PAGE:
Indian fugitive Nirav Modi transferred to privately-run prison in London

Nirav lost his legal battle in the highest UK court against being extradited to India

Nirav Modi (File) Nirav Modi | Amey Mansabdar

Nirav Modi, the fugitive diamond merchant wanted in India to stand trial on fraud and money laundering charges, has been transferred out of one of the largest and most overcrowded prisons in the UK to a privately-run facility in London, it emerged on Thursday.

The 52-year-old former billionaire was due to appear at a magistrates' court hearing in relation to legal costs, or fines, amounting to GBP 150,247 ordered by the High Court in London related to his failed extradition appeal proceedings. However, the case had to be adjourned at the last moment to November as Barkingside Magistrates' Court in east London was unable to track down Nirav in time for his videolink appearance.

He was moved to HMP (His Majesty's Prison) Thameside from HMP Wandsworth as an internal transfer, which the court was unaware of until today, a court official said. The news of the transfer comes days after a major manhunt was launched after a terrorist suspect escaped Wandsworth prison in south-west London.

While Daniel Khalife was later nabbed and is back behind bars now, UK Justice Secretary Alex Chalk told the media earlier this month that 40 inmates had been moved out of the prison after the high-profile security breach "out of an abundance of caution".

The escape had raised serious questions about alleged understaffing and overcrowding at Wandsworth, where Nirav had been lodged since his arrest on an extradition warrant in March 2019.

It would now seem Nirav was among that group of 40 and is now lodged at Thameside prison in south-east London, also reportedly facing overcrowding issues of its own. However, the level of security at Nirav's new quarters remains unchanged as a Category B men's prison, similar to Wandsworth.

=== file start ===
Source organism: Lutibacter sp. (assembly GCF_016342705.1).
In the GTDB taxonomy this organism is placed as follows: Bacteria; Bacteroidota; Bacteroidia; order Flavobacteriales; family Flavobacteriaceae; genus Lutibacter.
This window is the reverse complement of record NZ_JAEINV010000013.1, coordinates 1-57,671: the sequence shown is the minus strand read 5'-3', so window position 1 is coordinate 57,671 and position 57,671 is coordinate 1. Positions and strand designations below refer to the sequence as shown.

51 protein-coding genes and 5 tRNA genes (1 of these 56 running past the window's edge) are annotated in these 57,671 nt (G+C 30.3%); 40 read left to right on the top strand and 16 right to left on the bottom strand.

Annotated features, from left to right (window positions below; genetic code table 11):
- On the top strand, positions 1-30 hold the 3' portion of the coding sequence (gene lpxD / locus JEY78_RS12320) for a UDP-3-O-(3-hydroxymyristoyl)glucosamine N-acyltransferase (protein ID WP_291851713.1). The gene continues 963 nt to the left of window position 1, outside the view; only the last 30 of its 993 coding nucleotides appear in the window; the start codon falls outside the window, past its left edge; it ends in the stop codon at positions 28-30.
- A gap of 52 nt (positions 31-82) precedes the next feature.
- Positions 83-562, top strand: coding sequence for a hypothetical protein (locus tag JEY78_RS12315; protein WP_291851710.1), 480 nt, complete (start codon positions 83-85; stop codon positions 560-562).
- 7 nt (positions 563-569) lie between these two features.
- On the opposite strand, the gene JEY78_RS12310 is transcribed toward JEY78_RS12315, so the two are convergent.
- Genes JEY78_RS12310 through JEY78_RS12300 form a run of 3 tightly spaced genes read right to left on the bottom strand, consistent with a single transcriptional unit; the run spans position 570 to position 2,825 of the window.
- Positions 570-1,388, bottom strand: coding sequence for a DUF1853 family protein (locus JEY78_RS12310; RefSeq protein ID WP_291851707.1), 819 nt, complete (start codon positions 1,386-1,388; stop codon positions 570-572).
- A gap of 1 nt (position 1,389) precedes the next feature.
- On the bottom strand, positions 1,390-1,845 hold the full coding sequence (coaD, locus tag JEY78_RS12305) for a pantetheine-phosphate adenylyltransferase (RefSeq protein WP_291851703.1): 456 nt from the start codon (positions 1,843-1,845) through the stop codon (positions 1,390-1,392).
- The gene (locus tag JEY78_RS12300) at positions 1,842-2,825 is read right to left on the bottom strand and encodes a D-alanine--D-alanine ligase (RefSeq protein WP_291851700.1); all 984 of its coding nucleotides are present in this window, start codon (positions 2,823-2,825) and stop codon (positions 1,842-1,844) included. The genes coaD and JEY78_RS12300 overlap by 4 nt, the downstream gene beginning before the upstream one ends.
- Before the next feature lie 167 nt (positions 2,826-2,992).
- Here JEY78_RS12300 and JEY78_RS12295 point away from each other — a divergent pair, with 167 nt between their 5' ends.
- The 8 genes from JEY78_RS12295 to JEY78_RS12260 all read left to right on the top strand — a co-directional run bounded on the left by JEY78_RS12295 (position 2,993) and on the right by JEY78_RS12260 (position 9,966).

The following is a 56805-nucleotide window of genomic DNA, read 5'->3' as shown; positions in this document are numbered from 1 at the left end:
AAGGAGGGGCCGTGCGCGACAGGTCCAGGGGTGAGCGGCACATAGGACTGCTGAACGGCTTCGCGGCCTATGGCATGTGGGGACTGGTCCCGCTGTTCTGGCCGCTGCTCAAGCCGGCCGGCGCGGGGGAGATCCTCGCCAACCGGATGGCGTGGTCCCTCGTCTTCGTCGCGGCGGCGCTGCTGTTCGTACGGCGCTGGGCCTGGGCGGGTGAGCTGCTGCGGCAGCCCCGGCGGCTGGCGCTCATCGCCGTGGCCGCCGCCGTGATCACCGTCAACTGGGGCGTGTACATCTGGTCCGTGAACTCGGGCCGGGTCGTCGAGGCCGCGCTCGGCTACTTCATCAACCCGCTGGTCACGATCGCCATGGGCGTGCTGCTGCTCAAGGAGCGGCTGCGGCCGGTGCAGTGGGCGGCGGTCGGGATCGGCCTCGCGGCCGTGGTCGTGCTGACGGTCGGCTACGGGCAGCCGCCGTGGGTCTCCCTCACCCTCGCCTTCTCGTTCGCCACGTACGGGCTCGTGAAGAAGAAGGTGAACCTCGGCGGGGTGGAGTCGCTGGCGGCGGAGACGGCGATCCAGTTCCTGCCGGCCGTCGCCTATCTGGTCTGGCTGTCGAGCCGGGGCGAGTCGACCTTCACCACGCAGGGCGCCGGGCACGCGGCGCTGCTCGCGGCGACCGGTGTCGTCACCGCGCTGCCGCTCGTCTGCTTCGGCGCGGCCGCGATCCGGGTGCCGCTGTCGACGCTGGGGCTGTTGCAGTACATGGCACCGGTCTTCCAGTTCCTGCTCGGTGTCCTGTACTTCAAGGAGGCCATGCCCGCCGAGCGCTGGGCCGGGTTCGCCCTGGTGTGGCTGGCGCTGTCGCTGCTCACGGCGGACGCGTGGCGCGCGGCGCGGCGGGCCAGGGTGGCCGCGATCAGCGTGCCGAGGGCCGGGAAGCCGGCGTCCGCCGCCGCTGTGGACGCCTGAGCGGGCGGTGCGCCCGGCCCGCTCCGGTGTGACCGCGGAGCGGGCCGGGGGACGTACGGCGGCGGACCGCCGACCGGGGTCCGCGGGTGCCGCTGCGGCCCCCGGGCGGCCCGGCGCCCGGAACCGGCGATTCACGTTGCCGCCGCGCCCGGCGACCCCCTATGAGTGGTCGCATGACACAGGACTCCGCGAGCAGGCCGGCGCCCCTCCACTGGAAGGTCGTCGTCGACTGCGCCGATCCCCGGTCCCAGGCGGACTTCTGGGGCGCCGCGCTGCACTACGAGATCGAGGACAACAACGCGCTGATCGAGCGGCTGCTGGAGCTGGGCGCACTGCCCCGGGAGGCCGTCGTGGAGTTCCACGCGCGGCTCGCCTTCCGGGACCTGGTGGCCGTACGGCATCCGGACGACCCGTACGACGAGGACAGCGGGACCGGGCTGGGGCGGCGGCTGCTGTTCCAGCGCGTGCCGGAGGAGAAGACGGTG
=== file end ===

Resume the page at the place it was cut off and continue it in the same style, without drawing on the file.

HMP Thameside is described as London's only private prison, which can hold around 1,232 convicted and on-remand male prisoners. As a relatively new-build prison, it was completed in March 2012 and is run by the firm Serco.

Last year, Nirav had lost his legal battle in the highest UK court against being extradited to India in the estimated $2 billion Punjab National Bank (PNB) loan scam case. But his case is now said to be statute-barred, indicating further pending litigation.

At the last procedural hearing in March this year, magistrates at Barkingside Magistrates' Court had granted his plea to be allowed to pay GBP 10,000 a month using borrowed funds after he told the court of his financial hardships due to his assets being frozen in India. This week's hearing was scheduled as a review of that previous order.

In December last year, a two-judge bench in the Royal Courts of Justice in London had refused Nirav's application for permission to appeal to the Supreme Court on suicide risk grounds and also refused his application to certify a point of law, which concluded his extradition appeal options in the UK courts.

This case may be subject to further litigation, UK Home Office sources have said, which is likely to indicate a parallel confidential political asylum appeals process.

Nirav was arrested in March 2019 on an extradition warrant based on Central Bureau of Investigation (CBI) and Enforcement Directorate (ED) charges against the businessman.

There are three sets of criminal proceedings against the diamantaire in India- the CBI case of fraud on the PNB which caused losses equivalent to over GBP 700 million, the ED case relating to the alleged laundering of the proceeds of that fraud and a third set of criminal proceedings involving alleged interference with evidence and witnesses in the CBI proceedings.

Then UK Home Secretary, Priti Patel, had ordered Nirav's extradition based on Judge Sam Goozee's Westminster Magistrates' Court ruling in April 2021.

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